The second part of the course covers some
basic systems and signal theory, and gives some practical grounding to the Laplace Transform and Fourier Series learned in MATH2010 (from this point of view, it is really just a course in applied mathematics).
The design challenge report is an interesting assessment item you begin around the middle of semester. You only get 3 Prac sessions to work on it, so time management is really important.
Semester 2 - 2014
Is lecture attendance necessary?
No, but Rahul tends to use the whiteboard, so the second half is probably best to attend.
Is the textbook necessary?
At the least a pdf as this is where problems are taken from.
The way the course is set up is that there are two lectures each week; one 2 hours long, the other 1 hour long. The content is good but there the way it was taught by Olav was bad, he basically just stated what it was and wen through some theory which few understood/cared as it was a lot easier to learn the concepts by yourself going through exercises. There is also a one hour tutorial which is the most useless contact hour ever as they work through barely relevant circuits that are much harder then anything encountered throughout the rest of the course. The practicals focus on a different section of the course but end up crossing over the lecture content, these are generally the better part of the course however the tutors can be a mixed bag. Overall, the structure was poor for the course as contact hours could be spent more wisely not attending anything and working through the course in your own time.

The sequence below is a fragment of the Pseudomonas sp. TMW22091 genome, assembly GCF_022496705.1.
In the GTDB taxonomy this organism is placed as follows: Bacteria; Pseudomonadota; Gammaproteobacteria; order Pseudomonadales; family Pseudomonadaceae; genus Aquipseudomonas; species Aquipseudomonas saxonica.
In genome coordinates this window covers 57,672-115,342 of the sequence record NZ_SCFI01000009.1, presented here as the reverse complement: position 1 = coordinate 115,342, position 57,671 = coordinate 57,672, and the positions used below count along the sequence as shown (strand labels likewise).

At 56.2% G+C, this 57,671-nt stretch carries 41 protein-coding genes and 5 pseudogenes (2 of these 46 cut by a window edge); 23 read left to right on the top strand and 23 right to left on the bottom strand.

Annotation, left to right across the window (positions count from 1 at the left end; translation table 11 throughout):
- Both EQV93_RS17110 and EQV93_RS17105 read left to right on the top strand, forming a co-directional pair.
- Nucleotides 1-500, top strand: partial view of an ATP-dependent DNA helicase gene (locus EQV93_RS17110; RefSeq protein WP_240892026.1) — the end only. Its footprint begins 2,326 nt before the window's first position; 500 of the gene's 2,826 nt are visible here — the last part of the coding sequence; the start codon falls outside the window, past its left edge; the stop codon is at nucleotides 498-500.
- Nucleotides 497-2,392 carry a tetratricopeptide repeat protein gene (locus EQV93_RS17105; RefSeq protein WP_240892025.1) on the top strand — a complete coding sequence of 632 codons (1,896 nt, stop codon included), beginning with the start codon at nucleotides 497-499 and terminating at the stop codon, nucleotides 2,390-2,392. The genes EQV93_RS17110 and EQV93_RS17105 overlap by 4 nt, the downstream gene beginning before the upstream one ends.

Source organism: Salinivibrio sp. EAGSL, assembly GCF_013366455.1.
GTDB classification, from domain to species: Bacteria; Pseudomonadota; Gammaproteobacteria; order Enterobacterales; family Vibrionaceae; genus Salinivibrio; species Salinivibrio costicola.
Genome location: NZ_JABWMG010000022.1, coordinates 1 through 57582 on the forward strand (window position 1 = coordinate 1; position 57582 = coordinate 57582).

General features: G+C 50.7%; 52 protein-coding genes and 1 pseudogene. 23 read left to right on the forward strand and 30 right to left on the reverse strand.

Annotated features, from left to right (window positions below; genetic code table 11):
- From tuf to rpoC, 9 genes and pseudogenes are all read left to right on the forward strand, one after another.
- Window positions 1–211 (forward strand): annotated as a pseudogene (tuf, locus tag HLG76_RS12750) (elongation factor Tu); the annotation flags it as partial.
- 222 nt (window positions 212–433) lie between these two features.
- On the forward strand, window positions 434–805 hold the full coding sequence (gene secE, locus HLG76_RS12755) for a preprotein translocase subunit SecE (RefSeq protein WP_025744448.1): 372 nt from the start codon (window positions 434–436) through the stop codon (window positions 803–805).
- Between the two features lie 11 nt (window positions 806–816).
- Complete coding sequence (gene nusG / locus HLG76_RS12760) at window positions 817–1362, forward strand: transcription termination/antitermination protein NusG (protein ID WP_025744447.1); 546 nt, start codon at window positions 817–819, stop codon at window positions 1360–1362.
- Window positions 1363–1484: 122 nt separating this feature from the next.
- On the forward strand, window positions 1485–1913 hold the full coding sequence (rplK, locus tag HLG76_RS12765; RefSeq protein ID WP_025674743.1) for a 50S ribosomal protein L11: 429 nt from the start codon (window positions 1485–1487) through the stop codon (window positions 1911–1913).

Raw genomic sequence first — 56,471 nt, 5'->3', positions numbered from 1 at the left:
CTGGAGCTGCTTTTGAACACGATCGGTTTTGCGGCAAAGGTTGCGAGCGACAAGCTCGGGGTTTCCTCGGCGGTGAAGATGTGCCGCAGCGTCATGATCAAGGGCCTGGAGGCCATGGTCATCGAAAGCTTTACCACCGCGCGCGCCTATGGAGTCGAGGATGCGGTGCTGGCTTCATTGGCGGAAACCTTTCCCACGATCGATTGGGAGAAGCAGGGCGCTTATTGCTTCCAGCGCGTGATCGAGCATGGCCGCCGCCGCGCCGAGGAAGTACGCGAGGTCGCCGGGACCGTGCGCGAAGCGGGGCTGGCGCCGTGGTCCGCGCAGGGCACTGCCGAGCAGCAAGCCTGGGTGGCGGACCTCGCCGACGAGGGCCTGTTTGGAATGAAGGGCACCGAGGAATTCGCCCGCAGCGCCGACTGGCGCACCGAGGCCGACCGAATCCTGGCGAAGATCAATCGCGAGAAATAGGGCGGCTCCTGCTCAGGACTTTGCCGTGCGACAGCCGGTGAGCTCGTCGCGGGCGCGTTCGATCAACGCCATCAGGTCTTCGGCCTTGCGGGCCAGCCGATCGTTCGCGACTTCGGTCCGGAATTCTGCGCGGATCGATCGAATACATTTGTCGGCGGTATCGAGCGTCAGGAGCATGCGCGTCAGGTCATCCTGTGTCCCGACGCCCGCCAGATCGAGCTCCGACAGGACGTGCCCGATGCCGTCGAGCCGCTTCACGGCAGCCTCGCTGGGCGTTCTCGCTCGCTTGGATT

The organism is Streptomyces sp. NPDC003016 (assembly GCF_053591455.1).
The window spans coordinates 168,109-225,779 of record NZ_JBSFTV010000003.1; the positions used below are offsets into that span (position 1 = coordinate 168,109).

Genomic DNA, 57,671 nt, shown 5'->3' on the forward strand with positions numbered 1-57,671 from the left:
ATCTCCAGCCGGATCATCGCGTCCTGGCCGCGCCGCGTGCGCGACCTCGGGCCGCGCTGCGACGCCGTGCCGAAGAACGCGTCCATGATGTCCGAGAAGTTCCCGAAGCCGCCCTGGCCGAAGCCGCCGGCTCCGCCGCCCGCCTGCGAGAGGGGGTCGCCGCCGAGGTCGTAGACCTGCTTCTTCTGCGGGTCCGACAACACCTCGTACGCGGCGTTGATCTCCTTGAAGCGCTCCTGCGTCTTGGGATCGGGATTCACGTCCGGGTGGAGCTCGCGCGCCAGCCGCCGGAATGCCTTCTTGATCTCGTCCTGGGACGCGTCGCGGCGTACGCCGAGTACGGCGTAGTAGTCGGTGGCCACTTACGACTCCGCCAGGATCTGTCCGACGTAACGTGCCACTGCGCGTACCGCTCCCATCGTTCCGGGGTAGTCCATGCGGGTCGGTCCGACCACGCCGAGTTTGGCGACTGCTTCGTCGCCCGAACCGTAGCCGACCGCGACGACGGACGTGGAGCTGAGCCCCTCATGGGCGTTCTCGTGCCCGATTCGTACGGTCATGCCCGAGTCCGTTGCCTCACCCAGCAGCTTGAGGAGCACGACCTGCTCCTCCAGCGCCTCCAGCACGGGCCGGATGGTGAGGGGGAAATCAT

The course is easier then most engineering courses which is good as most often students take this in conjunction with ENGG2800 and CSSE2310 which demand a lot of time and effort. The content for the course is important but the examinations are easy. The problems journals would be helpful in learning how to do things except most students opt for copying it out as the amount of questions that need to be answered to get full marks gets a little ridiculous, it would be better if there were less questions as students would learn
Now for the part of the course that was TERRIBLE, the communication. So many things went wrong with regards to date and marking due to various communication errors among tutors and lecturers. The dates for submission of things were wrong along with inconsistent marking among tutors and missing results/grades. The only saving grace was Dr. Rahul who tried hard to fix these problems.
The first half of the course seemed pointless, the stuff you spend time learning and techniques you apply are completely disregarded when they finally get to the good stuff in week 6/7. The course is basically applied maths with a tiny bit of practical stuff, but that was not prepared too well. Tutes were pretty lame. Overall useful course, learn a lot of stuff and the workload is not huge, material is straightforward. Final exams haven't really changed so no problems there.